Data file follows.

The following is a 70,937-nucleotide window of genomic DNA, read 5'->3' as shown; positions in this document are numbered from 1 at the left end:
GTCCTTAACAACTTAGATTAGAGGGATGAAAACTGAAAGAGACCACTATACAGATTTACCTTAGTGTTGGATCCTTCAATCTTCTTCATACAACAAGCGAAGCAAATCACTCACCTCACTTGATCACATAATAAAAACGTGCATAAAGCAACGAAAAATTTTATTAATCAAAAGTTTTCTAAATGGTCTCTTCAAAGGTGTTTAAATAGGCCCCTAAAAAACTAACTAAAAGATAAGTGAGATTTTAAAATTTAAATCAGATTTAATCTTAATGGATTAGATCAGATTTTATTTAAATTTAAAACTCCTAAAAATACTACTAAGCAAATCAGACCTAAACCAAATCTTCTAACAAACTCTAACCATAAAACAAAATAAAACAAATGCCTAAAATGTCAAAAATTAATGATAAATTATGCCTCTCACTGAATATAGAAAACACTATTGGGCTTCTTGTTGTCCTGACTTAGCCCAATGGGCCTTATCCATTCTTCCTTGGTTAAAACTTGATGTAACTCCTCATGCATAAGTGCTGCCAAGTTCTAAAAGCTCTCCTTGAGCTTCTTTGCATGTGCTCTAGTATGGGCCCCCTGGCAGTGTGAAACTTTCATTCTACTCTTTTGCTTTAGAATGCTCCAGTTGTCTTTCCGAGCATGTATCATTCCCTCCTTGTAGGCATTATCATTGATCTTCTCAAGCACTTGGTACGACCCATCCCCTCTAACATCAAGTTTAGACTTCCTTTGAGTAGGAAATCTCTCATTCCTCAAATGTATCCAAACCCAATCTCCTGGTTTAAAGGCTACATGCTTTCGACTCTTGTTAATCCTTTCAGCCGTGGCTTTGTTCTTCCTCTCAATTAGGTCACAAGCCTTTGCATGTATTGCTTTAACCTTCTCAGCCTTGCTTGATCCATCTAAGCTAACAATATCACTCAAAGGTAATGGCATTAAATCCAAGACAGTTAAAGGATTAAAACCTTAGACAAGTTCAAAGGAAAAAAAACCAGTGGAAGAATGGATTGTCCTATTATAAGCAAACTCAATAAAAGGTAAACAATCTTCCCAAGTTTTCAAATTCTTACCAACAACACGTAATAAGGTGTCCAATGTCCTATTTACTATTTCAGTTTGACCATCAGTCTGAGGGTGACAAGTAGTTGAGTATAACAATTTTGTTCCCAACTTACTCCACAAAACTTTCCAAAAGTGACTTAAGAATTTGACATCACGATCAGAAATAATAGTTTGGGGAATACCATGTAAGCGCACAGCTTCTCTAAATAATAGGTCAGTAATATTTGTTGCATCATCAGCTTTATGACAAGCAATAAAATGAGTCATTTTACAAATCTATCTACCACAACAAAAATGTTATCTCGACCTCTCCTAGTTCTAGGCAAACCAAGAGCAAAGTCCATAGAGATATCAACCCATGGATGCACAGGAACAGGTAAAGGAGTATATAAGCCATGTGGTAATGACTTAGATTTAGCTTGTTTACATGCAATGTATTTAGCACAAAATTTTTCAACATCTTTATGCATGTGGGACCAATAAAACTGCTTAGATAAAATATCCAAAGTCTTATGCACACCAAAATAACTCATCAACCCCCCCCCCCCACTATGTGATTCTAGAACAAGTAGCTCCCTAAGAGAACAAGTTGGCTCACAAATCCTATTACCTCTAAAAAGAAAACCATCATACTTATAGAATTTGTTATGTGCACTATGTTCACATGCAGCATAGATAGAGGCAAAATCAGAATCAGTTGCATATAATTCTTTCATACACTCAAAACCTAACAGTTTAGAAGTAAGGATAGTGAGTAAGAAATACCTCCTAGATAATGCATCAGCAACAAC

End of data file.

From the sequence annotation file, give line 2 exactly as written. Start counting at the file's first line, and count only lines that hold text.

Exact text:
GTCCTTAACAACTTAGATTAGAGGGATGAAAACTGAAAGAGACCACTATACAGATTTACCTTAGTGTTGGATCCTTCAATCTTCTTCATACAACAAGCGAAGCAAATCACTCACCTCACTTGATCACATAATAAAAACGTGCATAAAGCAACGAAAAATTTTATTAATCAAAAGTTTTCTAAATGGTCTCTTCAAAGGTGTTTAAATAGGCCCCTAAAAAACTAACTAAAAGATAAGTGAGATTTTAAAATTTAAATCAGATTTAATCTTAATGGATTAGATCAGATTTTATTTAAATTTAAAACTCCTAAAAATACTACTAAGCAAATCAGACCTAAACCAAATCTTCTAACAAACTCTAACCATAAAACAAAATAAAACAAATGCCTAAAATGTCAAAAATTAATGATAAATTATGCCTCTCACTGAATATAGAAAACACTATTGGGCTTCTTGTTGTCCTGACTTAGCCCAATGGGCCTTATCCATTCTTCCTTGGTTAAAACTTGATGTAACTCCTCATGCATAAGTGCTGCCAAGTTCTAAAAGCTCTCCTTGAGCTTCTTTGCATGTGCTCTAGTATGGGCCCCCTGGCAGTGTGAAACTTTCATTCTACTCTTTTGCTTTAGAATGCTCCAGTTGTCTTTCCGAGCATGTATCATTCCCTCCTTGTAGGCATTATCATTGATCTTCTCAAGCACTTGGTACGACCCATCCCCTCTAACATCAAGTTTAGACTTCCTTTGAGTAGGAAATCTCTCATTCCTCAAATGTATCCAAACCCAATCTCCTGGTTTAAAGGCTACATGCTTTCGACTCTTGTTAATCCTTTCAGCCGTGGCTTTGTTCTTCCTCTCAATTAGGTCACAAGCCTTTGCATGTATTGCTTTAACCTTCTCAGCCTTGCTTGATCCATCTAAGCTAACAATATCACTCAAAGGTAATGGCATTAAATCCAAGACAGTTAAAGGATTAAAACCTTAGACAAGTTCAAAGGAAAAAAAACCAGTGGAAGAATGGATTGTCCTATTATAAGCAAACTCAATAAAAGGTAAACAATCTTCCCAAGTTTTCAAATTCTTACCAACAACACGTAATAAGGTGTCCAATGTCCTATTTACTATTTCAGTTTGACCATCAGTCTGAGGGTGACAAGTAGTTGAGTATAACAATTTTGTTCCCAACTTACTCCACAAAACTTTCCAAAAGTGACTTAAGAATTTGACATCACGATCAGAAATAATAGTTTGGGGAATACCATGTAAGCGCACAGCTTCTCTAAATAATAGGTCAGTAATATTTGTTGCATCATCAGCTTTATGACAAGCAATAAAATGAGTCATTTTACAAATCTATCTACCACAACAAAAATGTTATCTCGACCTCTCCTAGTTCTAGGCAAACCAAGAGCAAAGTCCATAGAGATATCAACCCATGGATGCACAGGAACAGGTAAAGGAGTATATAAGCCATGTGGTAATGACTTAGATTTAGCTTGTTTACATGCAATGTATTTAGCACAAAATTTTTCAACATCTTTATGCATGTGGGACCAATAAAACTGCTTAGATAAAATATCCAAAGTCTTATGCACACCAAAATAACTCATCAACCCCCCCCCCCCACTATGTGATTCTAGAACAAGTAGCTCCCTAAGAGAACAAGTTGGCTCACAAATCCTATTACCTCTAAAAAGAAAACCATCATACTTATAGAATTTGTTATGTGCACTATGTTCACATGCAGCATAGATAGAGGCAAAATCAGAATCAGTTGCATATAATTCTTTCATACACTCAAAACCTAACAGTTTAGAAGTAAGGATAGTGAGTAAGAAATACCTCCTAGATAATGCATCAGCAACAAC